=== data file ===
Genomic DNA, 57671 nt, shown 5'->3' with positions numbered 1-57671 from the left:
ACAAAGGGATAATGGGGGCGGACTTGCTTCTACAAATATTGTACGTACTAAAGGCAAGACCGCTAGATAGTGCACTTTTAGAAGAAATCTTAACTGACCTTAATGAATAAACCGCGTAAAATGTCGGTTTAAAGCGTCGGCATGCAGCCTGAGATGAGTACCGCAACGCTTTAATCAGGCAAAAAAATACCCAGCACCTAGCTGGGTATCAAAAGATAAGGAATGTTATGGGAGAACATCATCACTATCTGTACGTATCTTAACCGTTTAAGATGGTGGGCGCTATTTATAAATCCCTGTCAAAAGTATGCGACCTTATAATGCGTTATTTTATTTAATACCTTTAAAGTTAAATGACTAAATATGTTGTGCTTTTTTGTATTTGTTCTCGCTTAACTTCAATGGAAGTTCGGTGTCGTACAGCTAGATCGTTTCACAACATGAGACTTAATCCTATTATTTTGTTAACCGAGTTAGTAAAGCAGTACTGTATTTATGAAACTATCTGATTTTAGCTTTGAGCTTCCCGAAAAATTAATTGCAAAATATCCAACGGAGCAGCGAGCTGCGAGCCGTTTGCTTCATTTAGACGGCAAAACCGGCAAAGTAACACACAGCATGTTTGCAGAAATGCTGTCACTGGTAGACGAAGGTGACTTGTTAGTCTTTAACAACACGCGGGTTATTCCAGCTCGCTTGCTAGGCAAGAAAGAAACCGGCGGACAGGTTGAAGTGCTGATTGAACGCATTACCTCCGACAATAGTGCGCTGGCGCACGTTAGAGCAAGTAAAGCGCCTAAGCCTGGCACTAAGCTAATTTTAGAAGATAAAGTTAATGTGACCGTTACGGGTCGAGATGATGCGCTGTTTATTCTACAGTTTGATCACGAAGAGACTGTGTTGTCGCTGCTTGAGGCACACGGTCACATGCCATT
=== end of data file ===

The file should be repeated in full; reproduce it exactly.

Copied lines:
Genomic DNA, 57671 nt, shown 5'->3' with positions numbered 1-57671 from the left:
ACAAAGGGATAATGGGGGCGGACTTGCTTCTACAAATATTGTACGTACTAAAGGCAAGACCGCTAGATAGTGCACTTTTAGAAGAAATCTTAACTGACCTTAATGAATAAACCGCGTAAAATGTCGGTTTAAAGCGTCGGCATGCAGCCTGAGATGAGTACCGCAACGCTTTAATCAGGCAAAAAAATACCCAGCACCTAGCTGGGTATCAAAAGATAAGGAATGTTATGGGAGAACATCATCACTATCTGTACGTATCTTAACCGTTTAAGATGGTGGGCGCTATTTATAAATCCCTGTCAAAAGTATGCGACCTTATAATGCGTTATTTTATTTAATACCTTTAAAGTTAAATGACTAAATATGTTGTGCTTTTTTGTATTTGTTCTCGCTTAACTTCAATGGAAGTTCGGTGTCGTACAGCTAGATCGTTTCACAACATGAGACTTAATCCTATTATTTTGTTAACCGAGTTAGTAAAGCAGTACTGTATTTATGAAACTATCTGATTTTAGCTTTGAGCTTCCCGAAAAATTAATTGCAAAATATCCAACGGAGCAGCGAGCTGCGAGCCGTTTGCTTCATTTAGACGGCAAAACCGGCAAAGTAACACACAGCATGTTTGCAGAAATGCTGTCACTGGTAGACGAAGGTGACTTGTTAGTCTTTAACAACACGCGGGTTATTCCAGCTCGCTTGCTAGGCAAGAAAGAAACCGGCGGACAGGTTGAAGTGCTGATTGAACGCATTACCTCCGACAATAGTGCGCTGGCGCACGTTAGAGCAAGTAAAGCGCCTAAGCCTGGCACTAAGCTAATTTTAGAAGATAAAGTTAATGTGACCGTTACGGGTCGAGATGATGCGCTGTTTATTCTACAGTTTGATCACGAAGAGACTGTGTTGTCGCTGCTTGAGGCACACGGTCACATGCCATT